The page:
We all want to have the best workout possible when we commit to training. Some days that happens and other days – well, not so much. On the days that don’t go our way, we search for tips and tricks to apply next time so see improvement. Some folks search on message boards, others Google for information that they may not have applied in the past. Hopefully there are one or maybe two things we discover that can help us tomorrow or after our rest day.
Hopefully if you were someone who performed a search and discovered this page then you will pleased because I have not one, not two, but six strategies for you to try. Some you may be familiar with but never applied and some you may have never heard before. That depends on what you have researched in the past. Whether you have heard of them or not, you can be sure that they will make a positive difference on your performance next time you venture to the fitness center or weight room you call your training home.
Specific Warm Up Cardio
It is one thing to get on a treadmill or elliptical and go for five minutes before hitting the weights but I am going to ask you to try something different. Go with something you wouldn’t normally do and you will be surprised how energized you are from doing something new which will give you a mental boost for the onslaught of the weights. Go with something like skipping rope on leg day, the rowing machine on back or shoulder day, performing a couple of rounds with the speed bag (I love doing this on arm day), or even a circuit of machines with light resistance that would target each bodypart for 50 reps each.
A Warm Up Set Before Each Bodypart
Have you ever been so anxious to get a workout going that you just jump straight into the heavy work or quickly fly through a warm up set of 10 or so reps. Give this a try this next time and you will have a whole new appreciation for preparing thoroughly. Before each exercise, do one set of 20 reps and make sure you take your time. You would do this for two reasons. One is so you can concentrate on your form. Second, make sure you feel the muscles working as they should so when you do start your heavy work, you are focused and prepared. The goal for bodybuilders and athletes who aren’t powerlifters should be to train the muscle effectively.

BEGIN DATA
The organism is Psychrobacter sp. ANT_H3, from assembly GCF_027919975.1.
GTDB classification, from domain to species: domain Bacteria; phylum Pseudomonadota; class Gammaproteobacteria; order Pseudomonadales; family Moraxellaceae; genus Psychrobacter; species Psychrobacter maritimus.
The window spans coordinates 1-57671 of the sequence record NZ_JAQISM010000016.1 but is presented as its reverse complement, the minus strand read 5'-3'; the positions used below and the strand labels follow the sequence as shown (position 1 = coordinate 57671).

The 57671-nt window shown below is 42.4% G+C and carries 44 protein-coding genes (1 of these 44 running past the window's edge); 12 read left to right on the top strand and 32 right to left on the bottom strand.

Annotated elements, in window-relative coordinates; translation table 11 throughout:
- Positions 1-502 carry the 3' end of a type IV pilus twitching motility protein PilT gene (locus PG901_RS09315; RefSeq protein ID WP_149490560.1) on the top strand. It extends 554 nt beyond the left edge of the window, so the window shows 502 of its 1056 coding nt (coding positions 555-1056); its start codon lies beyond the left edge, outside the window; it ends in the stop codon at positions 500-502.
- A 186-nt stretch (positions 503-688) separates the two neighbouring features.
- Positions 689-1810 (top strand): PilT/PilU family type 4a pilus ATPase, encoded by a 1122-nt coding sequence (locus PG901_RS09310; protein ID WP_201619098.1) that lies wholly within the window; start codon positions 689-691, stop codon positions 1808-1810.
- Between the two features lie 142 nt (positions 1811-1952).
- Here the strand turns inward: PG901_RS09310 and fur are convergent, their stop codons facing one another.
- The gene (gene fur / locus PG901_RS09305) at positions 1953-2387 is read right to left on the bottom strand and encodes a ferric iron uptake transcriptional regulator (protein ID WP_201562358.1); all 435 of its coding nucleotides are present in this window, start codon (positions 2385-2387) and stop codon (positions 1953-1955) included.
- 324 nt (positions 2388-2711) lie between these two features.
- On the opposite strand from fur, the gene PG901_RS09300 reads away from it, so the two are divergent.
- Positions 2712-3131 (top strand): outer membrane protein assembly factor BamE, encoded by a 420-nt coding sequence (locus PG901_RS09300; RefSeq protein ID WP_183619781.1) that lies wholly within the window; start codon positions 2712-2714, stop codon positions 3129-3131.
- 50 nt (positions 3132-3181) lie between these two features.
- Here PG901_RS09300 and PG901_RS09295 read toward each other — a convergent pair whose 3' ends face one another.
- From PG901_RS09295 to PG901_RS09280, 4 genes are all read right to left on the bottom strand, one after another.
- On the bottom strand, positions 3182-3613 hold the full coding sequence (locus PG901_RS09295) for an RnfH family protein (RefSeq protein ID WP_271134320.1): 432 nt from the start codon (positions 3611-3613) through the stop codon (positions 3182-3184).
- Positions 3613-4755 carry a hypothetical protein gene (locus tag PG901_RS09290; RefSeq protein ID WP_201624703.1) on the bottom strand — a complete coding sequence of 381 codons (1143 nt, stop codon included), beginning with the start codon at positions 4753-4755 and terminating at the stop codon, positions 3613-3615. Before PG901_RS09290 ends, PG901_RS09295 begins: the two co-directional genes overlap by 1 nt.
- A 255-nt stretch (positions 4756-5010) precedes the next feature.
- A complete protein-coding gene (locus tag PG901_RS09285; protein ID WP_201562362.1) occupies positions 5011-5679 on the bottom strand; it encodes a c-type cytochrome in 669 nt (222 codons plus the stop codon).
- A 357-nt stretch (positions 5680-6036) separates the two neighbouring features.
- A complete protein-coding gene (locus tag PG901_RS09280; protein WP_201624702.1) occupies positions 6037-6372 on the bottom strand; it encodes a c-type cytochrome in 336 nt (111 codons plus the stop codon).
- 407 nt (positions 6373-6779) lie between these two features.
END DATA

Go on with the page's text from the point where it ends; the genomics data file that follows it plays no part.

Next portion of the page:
So you’ve started your heavy sets and things are going well but we want this workout to be great. You want to absolutely know that you’ve given your max on every set. To insure this, when you’re at your last rep, squeeze the muscle as long as you possibly can until you can no longer hold the weight in that position. I really like doing this with any bicep exercise and with lateral raises for shoulders.
Once gravity inevitably takes over and the weight starts going down, try your best to work against it for as long as you can before finally finishing the rep and your set. If you can’t control the weight, then you’ll know without any doubt that you gave your all during that set. The eccentric, or negative, portion of the movement is actually when you’ll work on strength the most so don’t avoid this tactic. Embrace it.
Stretch and Flex
I don’t just mean nonchalantly either. Seriously take that short respite between sets and stretch those muscles out with the goal to make room for more nutrient-rich blood to come in and join your pump party. Also make sure you contract the muscles as well. Flexing the muscles on your own without resistance can make a huge difference. Someone famous once said that an unflexed muscle is like an unpolished jewel.
Know Your BCAA’s
No that isn’t typed wrong, You should know your ABC’s by now. I’m talking about Branched Chain Amino Acids. The combination of Leucine, Isoleucine, and Valine are metabolized directly in the muscle tissue to slow down fatigue and delay muscle breakdown. The result is a supplement that will help you perform in the gym longer and better. Find a good BCAA product with a 2:1:1 ratio of Leucine, Isoleucine, and Valine so you can sip it throughout your workout and you will be glad you did. I’m sure you can find a good one around…*cough* BCAA Power *cough*.
About the Author
Roger “ROCK” Lockridge is a writer whose work has been seen all over the world. He is most known as a writer for Iron Man Magazine and Bodybuilding.com. In 2009, he was named Bodybuilding.com Male Writer of the Year which along with the Female award is the highest award for writers in the bodybuilding/fitness world.
Roger is also known for his work against child abuse and domestic violence and he was featured as a part of the domestic violence documentary “30” as the only child survivor and the only male survivor in the film.